3 Questions Every Data-Driven Company Needs to Ask

Think along the lines of becoming human-driven, but data-informed.

Written by Rick Jackson
Published on Jun. 09, 2021
3 Questions Every Data-Driven Company Needs to Ask
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As the chief marketing officer of a data integration and analytics company, I spend a lot of time discussing the hidden possibilities in data. Being “data-driven” is something more and more companies strive to become, especially in these times of uncertainty.

One can easily get caught up in the notion that being data-driven is really about machines. The reality is, to make substantive gains, decision-makers must embrace the human side of the equation as well.

We’re all human, and we all have that never-ending belief in our “gut” — that overwhelming feeling that we just know the right answer, whether it’s from experience, hearsay, or a collection of recent observations.

The truth is that it’s really the combination of human intuition with analysis that unlocks the value of data. So while business intelligence (BI) and visual analytics deliver logic, computation, and speed, humans have an incredible ability to bring vital creative thinking to the mix. If your company has implemented these technologies with limited effect on the bottom line, then you may be forgetting the human factor.

Here are three questions that you and your leadership team should be asking to get the biggest impact from your data and analytics efforts.

3 Questions Every Data-Driven Company Needs to Ask

  • Do our people have the necessary skills to leverage data and analytics tools?
  • How can we mainstream analytics?
  • Do we have the data governance needed to thrive?


1. Do Our People Have the Necessary Skills to Leverage Data and Analytics Tools?

Machines tend to work linearly, whereas humans tend to think in a myriad of directions almost simultaneously. We might see something and immediately think of something else, asking the next question, and the next — and that’s what often leads to breakthroughs.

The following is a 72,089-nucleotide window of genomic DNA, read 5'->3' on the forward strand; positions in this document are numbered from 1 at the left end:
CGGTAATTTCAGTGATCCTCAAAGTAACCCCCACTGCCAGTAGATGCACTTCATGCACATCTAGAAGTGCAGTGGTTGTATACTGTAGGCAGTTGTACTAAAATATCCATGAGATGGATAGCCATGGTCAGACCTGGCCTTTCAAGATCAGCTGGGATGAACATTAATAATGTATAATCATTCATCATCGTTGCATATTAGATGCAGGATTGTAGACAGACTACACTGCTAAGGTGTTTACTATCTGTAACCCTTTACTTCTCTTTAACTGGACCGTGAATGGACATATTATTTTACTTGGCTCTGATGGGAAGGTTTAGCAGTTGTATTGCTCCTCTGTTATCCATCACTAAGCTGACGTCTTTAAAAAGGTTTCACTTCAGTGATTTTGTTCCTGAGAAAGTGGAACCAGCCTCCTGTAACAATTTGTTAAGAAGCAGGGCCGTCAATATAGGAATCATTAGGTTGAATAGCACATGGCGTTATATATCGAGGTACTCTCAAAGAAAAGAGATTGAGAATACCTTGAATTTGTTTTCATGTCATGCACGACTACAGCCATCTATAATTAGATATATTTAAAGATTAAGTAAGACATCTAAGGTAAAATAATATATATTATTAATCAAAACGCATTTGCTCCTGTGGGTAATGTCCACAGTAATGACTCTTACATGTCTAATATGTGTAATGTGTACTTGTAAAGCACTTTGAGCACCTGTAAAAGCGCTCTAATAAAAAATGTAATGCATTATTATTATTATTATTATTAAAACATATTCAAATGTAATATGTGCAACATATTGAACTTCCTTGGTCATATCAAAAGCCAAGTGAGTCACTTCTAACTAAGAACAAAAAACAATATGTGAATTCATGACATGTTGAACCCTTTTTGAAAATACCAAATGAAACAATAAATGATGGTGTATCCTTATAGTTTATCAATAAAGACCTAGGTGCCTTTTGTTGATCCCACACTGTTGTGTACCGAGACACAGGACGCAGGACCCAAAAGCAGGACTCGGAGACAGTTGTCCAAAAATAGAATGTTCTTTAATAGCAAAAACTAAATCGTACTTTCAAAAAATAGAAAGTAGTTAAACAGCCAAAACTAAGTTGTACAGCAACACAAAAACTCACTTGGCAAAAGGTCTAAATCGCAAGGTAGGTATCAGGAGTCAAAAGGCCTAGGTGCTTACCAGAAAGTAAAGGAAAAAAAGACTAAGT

If we humans aren’t the ones asking the questions of the data — or we don’t know how to ask — then only the obvious insights are uncovered by our tools. Even as we augment our analysis with technology like the most powerful BI platforms, for instance, they still rely on human guidance to maximize their value.

In research commissioned by Qlik to inform our first Data Literacy Index, we found that out of over 600 global enterprise decision-makers we surveyed, just 24 percent are confident in their ability to make decisions using data. That means the vast majority of people within the average business are likely not maximizing the value of new technologies and the data they create. In a world that is increasingly based on the use of data to drive new revenue and support more effective decisions, that proficiency, commonly referred to as data literacy, is vital.

Leaders must invest in data literacy training for all their staff to ensure they have the skills necessary to effectively read and work with data, which will set the stage for increased data use and smarter decision-making. There are a variety of resources leaders can readily tap into to help close the data literacy skills gap, including assessments, free training courses, and certifications from the Data Literacy Project, a global community with the goal of creating a data-literate world.


2. How Can We Mainstream Analytics?